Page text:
My Hobby, Model Railroads

by William (Will) Knapek, OMICRON electronics, USA

Electrical engineer by day, Train Engineer by night.
Yes, I lead a double life...

I have a passion for model trains.  Trains have fascinated me since my childhood.  My brother had a train layout in our basement when we were growing up.  He went off to college and it became mine.  My uncle also had a layout in his basement.  Each year we would visit him in Milwaukee and I would spend hours running his trains.  I was hooked for life.
With my job now, I have a heavy travel schedule.  When traveling I always look for a layout or museum to visit when I can.  I have seen some fantastic layouts around the U.S. and Europe.  One of the most memorable is in Hamburg, Germany.  (Figure 2) The Miniature Wonderland is a massive layout that features not only trains around the world, but a scale model of an airport with planes that land and take off.  Others around the U.S. include a great layout in Greely, Colorado.  They have an HO layout and a caboose inside the museum.  Some others I have visited are in Chattanooga, San Diego, Sacramento, and numerous home layouts in the Houston, TX area. (Figure 3).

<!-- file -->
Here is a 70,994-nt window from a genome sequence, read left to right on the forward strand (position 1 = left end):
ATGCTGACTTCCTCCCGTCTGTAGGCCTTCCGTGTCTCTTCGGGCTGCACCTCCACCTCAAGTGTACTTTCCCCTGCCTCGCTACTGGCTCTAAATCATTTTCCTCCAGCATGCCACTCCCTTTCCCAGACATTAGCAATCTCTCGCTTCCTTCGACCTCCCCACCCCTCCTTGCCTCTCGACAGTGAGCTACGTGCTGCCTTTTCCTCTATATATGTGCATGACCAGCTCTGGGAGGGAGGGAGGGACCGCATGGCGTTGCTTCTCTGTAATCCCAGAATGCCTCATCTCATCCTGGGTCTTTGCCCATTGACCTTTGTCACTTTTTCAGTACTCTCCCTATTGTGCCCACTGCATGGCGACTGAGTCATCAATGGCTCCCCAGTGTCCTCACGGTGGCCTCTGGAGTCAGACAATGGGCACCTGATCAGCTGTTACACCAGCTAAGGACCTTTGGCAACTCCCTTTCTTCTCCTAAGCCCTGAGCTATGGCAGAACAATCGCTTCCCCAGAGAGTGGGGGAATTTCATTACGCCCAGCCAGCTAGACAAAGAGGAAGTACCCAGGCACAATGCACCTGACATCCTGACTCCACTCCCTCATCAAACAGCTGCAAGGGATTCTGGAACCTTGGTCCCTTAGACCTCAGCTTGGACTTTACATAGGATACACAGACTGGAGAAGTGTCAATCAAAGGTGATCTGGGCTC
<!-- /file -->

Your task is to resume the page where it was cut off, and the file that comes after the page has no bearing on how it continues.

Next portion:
Model railroading is done in many scales.  Several popular scales are O (1:48), HO (1:87), TT (1:120), and N (1:160).  Model Railroaders will build a layout depicting a geographical area, a particular railroad, or a certain era of railroading such as steam engines or diesel engines.  There are even outdoor layouts in G scale (1:22.5) or garden trains and a ride on scale (1:8) that some people have built in there yards.  I almost bought one in Texas a few years ago.  

Model railroads have adapted a Digital Command Control (DCC).  It can be loosely equated to GOOSE messaging.    Before DCC, the trains were controlled by a DC system, if you increased the voltage, the train went faster.  All trains on the tracks ran approximately the same speed and direction.  With DCC, a Pulse Width Modulated (PWM) signal is on the track, and each locomotive or stationary device has a decoder that reads the digital commands in the modulated pulse width signal.  The locomotive then responds to the command for speed, direction, lights and even sound.  So even in my hobby, many parts of my day job apply.

My Layouts
My first layout as an adult started with an old 4x8 foot plywood sheet on our dining room table.  I had a double loop with a bridge.  I was planning to add some sidings when my Army career ended and we had to move.  I put the layout away and shipped it to my new home.  Well life happened and it was several years before I found the time to get back to building my dream layout. 
Our new home had the space, but it was an unfinished room above our garage.  This never happened.  I did get time to pull out the layout, strip it down, and start over.  I saw a design in a hobby publication and wanted to try to build it.  (Figure 4)